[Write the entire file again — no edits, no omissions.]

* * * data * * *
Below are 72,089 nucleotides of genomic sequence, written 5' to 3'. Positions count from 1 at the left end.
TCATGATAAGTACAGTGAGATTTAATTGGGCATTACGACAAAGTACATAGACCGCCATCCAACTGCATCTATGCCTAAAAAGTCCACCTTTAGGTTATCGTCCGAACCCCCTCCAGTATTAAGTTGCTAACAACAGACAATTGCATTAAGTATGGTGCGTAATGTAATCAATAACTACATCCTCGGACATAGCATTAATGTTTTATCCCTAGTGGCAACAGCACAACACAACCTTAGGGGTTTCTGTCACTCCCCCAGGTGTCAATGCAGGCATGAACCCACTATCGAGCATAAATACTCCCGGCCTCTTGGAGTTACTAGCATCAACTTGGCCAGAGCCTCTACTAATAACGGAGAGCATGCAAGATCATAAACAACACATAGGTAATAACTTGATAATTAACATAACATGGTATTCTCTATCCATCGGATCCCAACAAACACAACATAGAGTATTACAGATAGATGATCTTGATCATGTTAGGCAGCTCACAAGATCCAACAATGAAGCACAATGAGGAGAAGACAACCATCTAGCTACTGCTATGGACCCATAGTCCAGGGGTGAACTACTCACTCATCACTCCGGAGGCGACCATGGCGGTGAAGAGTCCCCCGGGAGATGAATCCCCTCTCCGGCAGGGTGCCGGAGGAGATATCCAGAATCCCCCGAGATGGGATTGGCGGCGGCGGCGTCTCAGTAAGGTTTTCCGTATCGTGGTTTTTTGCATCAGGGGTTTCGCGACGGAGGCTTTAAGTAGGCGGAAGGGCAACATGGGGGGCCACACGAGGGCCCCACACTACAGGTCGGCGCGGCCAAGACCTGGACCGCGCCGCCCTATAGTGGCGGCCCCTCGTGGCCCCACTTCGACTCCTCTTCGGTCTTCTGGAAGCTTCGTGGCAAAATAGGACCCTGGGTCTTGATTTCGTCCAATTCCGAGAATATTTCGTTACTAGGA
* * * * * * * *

Below are 72,089 nucleotides of genomic sequence, written 5' to 3'. Positions count from 1 at the left end.
TCATGATAAGTACAGTGAGATTTAATTGGGCATTACGACAAAGTACATAGACCGCCATCCAACTGCATCTATGCCTAAAAAGTCCACCTTTAGGTTATCGTCCGAACCCCCTCCAGTATTAAGTTGCTAACAACAGACAATTGCATTAAGTATGGTGCGTAATGTAATCAATAACTACATCCTCGGACATAGCATTAATGTTTTATCCCTAGTGGCAACAGCACAACACAACCTTAGGGGTTTCTGTCACTCCCCCAGGTGTCAATGCAGGCATGAACCCACTATCGAGCATAAATACTCCCGGCCTCTTGGAGTTACTAGCATCAACTTGGCCAGAGCCTCTACTAATAACGGAGAGCATGCAAGATCATAAACAACACATAGGTAATAACTTGATAATTAACATAACATGGTATTCTCTATCCATCGGATCCCAACAAACACAACATAGAGTATTACAGATAGATGATCTTGATCATGTTAGGCAGCTCACAAGATCCAACAATGAAGCACAATGAGGAGAAGACAACCATCTAGCTACTGCTATGGACCCATAGTCCAGGGGTGAACTACTCACTCATCACTCCGGAGGCGACCATGGCGGTGAAGAGTCCCCCGGGAGATGAATCCCCTCTCCGGCAGGGTGCCGGAGGAGATATCCAGAATCCCCCGAGATGGGATTGGCGGCGGCGGCGTCTCAGTAAGGTTTTCCGTATCGTGGTTTTTTGCATCAGGGGTTTCGCGACGGAGGCTTTAAGTAGGCGGAAGGGCAACATGGGGGGCCACACGAGGGCCCCACACTACAGGTCGGCGCGGCCAAGACCTGGACCGCGCCGCCCTATAGTGGCGGCCCCTCGTGGCCCCACTTCGACTCCTCTTCGGTCTTCTGGAAGCTTCGTGGCAAAATAGGACCCTGGGTCTTGATTTCGTCCAATTCCGAGAATATTTCGTTACTAGGA